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Above: Muslim women celebrating after the passage of the instant triple talaq bill in the Lok Sabha/Photo: UNI

The centre has cited “compelling reasons” for taking the ordinance route to criminalise instant divorce among Muslims, but the political gains can’t be ignored 

By Puneet Nicholas Yadav

With political consensus proving to be a hurdle in the passage of the controversial Muslim Women (Protection of Rights on Marriage) Bill by Parliament, the centre on September 19 chose to criminalise instant triple talaq through an ordinance.

Instant triple talaq was declared “illegal and unconstitutional” by the Supreme Court last year. The ordinance now makes this an offence punishable with a three-year jail term for Muslim husbands. It is a replica of the Bill that the government had hoped to get passed by Parliament in the monsoon session, but couldn’t due to Opposition protests in the Rajya Sabha. The ordinance will now have to be converted into an Act of Parliament in the winter session. However, if Opposition disruptions again prevent enactment of the legislation in the session, the centre will push for re-promulgation of the ordinance.

The ordinance retains other provisions of the Bill (which in turn was an amended version of the original draft legislation that had been passed by the Lok Sabha last year). It proposes that only the “victim wife” or her blood relatives can file an FIR against the erring Muslim husband and his kin in a case of talaq-e-biddat and that only on the insis­tence of the wife can a magistrate order arbitration in the case.

Additionally, the ordinance stipulates that the husband and his kin can be granted bail only after the magistrate hears the “victim wife” and that the woman would have the liberty to seek custody of minor children and maintenance from the husband. Questions have been raised about the hurry in criminalising talaq-e-biddat. The winter session is just two months away and the centre could have used the time to reach a political consensus on the Bill and have it enacted by Parliament.

Union Minister for Law and Justice Ravi Shankar Prasad justified the need for an ordinance by stating that the Opposition, particularly the Congress, was “deliberately stalling the passage of the Bill by Parliament for pure politics of vote-bank”. He told reporters that there was an “overpowering urgency and compelling necessity” to criminalise instant triple talaq as “there were 430 instances of such cases between January 2017 and September 13 this year of which 201 cases had come to the knowledge of the government after the SC declared talaq-e-biddat illegal in August last year, proving that the barbaric practice was continuing unabated”.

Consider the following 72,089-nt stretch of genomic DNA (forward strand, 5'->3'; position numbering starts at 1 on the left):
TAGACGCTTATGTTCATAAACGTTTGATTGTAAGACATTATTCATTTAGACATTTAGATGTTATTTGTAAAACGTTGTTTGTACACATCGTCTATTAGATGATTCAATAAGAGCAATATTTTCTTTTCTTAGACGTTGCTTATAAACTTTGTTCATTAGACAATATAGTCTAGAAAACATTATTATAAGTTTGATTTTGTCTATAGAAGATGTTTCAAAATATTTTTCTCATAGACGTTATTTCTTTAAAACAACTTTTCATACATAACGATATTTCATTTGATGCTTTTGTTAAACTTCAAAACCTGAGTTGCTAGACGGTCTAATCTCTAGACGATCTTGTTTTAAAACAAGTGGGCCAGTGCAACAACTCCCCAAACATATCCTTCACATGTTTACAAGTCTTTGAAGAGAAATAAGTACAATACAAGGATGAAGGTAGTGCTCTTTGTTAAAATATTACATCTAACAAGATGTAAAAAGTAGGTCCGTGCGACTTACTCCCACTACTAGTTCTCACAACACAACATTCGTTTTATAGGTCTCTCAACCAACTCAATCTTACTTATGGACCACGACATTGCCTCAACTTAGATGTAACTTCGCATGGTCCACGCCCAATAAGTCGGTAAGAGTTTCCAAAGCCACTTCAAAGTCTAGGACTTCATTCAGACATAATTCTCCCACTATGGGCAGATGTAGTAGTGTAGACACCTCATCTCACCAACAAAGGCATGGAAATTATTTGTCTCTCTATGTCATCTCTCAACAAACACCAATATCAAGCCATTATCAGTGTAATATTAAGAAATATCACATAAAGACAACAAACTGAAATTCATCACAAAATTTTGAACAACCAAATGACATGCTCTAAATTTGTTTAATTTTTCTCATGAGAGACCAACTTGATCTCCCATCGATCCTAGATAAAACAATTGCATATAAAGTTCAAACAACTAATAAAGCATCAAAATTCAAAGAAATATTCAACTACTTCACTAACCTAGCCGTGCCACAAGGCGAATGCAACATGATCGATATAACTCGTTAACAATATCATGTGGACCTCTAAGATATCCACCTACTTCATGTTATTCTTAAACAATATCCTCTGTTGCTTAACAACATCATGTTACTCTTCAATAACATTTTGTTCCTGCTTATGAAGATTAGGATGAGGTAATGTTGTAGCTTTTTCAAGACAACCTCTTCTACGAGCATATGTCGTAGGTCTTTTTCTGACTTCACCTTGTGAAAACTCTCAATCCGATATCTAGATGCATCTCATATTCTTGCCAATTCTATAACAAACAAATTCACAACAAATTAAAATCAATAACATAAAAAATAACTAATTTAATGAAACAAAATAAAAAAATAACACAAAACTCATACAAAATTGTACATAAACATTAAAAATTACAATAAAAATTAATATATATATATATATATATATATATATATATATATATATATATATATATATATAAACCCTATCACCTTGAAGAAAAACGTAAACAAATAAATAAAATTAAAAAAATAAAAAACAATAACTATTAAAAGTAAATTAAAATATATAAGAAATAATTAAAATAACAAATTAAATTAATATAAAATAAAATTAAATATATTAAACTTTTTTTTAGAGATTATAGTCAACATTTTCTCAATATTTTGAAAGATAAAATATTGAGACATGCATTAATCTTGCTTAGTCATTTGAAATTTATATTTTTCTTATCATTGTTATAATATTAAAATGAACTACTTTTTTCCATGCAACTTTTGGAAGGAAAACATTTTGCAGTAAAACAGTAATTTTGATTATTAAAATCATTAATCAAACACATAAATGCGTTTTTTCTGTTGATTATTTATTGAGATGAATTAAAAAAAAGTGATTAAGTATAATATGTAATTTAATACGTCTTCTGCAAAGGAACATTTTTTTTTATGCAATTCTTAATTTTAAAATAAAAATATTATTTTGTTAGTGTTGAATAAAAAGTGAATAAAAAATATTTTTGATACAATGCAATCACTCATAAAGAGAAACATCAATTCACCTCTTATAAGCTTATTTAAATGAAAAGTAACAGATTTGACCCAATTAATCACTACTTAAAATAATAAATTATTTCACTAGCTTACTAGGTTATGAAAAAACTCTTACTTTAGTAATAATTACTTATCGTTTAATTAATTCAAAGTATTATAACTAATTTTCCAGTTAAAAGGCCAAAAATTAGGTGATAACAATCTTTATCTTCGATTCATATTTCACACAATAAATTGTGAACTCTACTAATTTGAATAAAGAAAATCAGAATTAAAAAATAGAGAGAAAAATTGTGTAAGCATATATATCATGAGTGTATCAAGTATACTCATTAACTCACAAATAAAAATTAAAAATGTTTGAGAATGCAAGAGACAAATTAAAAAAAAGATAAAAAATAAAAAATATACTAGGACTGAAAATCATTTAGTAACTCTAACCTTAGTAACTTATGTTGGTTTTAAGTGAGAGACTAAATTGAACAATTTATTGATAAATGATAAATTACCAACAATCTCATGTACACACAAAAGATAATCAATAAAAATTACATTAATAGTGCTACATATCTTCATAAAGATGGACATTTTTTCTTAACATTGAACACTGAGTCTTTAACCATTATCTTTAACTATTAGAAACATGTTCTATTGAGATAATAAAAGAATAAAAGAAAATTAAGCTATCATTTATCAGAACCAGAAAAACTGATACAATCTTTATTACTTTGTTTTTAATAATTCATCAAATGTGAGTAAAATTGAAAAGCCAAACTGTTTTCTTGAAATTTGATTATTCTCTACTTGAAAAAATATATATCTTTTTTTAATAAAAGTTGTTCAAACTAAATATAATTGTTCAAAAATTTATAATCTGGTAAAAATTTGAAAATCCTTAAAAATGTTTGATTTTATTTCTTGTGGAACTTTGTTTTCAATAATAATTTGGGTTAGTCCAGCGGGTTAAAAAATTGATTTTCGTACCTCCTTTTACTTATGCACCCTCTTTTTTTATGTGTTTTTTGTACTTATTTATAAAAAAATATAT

SC aids acid attack victim

The Supreme Court has directed the UP government to ensure the protection of Shabnam Rani, a petitioner against nikah halala, and provide her adequate medical care. Shabnam was allegedly attacked by her brother-in-law and a friend of his in Bulandshahr district of UP for refusing to perform nikah halala with him.

A Delhi resident, Shabnam was married to Muzammil of Bulandshahr. She was given triple talaq by him. He told her to undergo nikah halala with his brother but she refused. She said she recently went to her in-laws to sort out some issues and the two men threw acid on her. She was taken to the district hospital where she was provided treatment. After the attack, Shabnam moved the apex court for security.

A three-judge bench of Chief Justice Dipak Misra, Justices AM Khanwilkar and DY Chandrachud directed the Senior Superintendent of Police, Bulandshahr, to provide “adequate security to the petitioner”. He was also ordered to provide Shabnam a police escort “if she makes a request” whenever she chooses to go outside the state. The bench took note of Additional Advocate General Aishwarya Bhati’s submission that an FIR had been lodged in the incident and that the state had also provided her with some security, but directed that “if any additional security is required, the applicant may submit a representation to the concerned Superintendent of Police who shall scrutinize the same and do the needful”.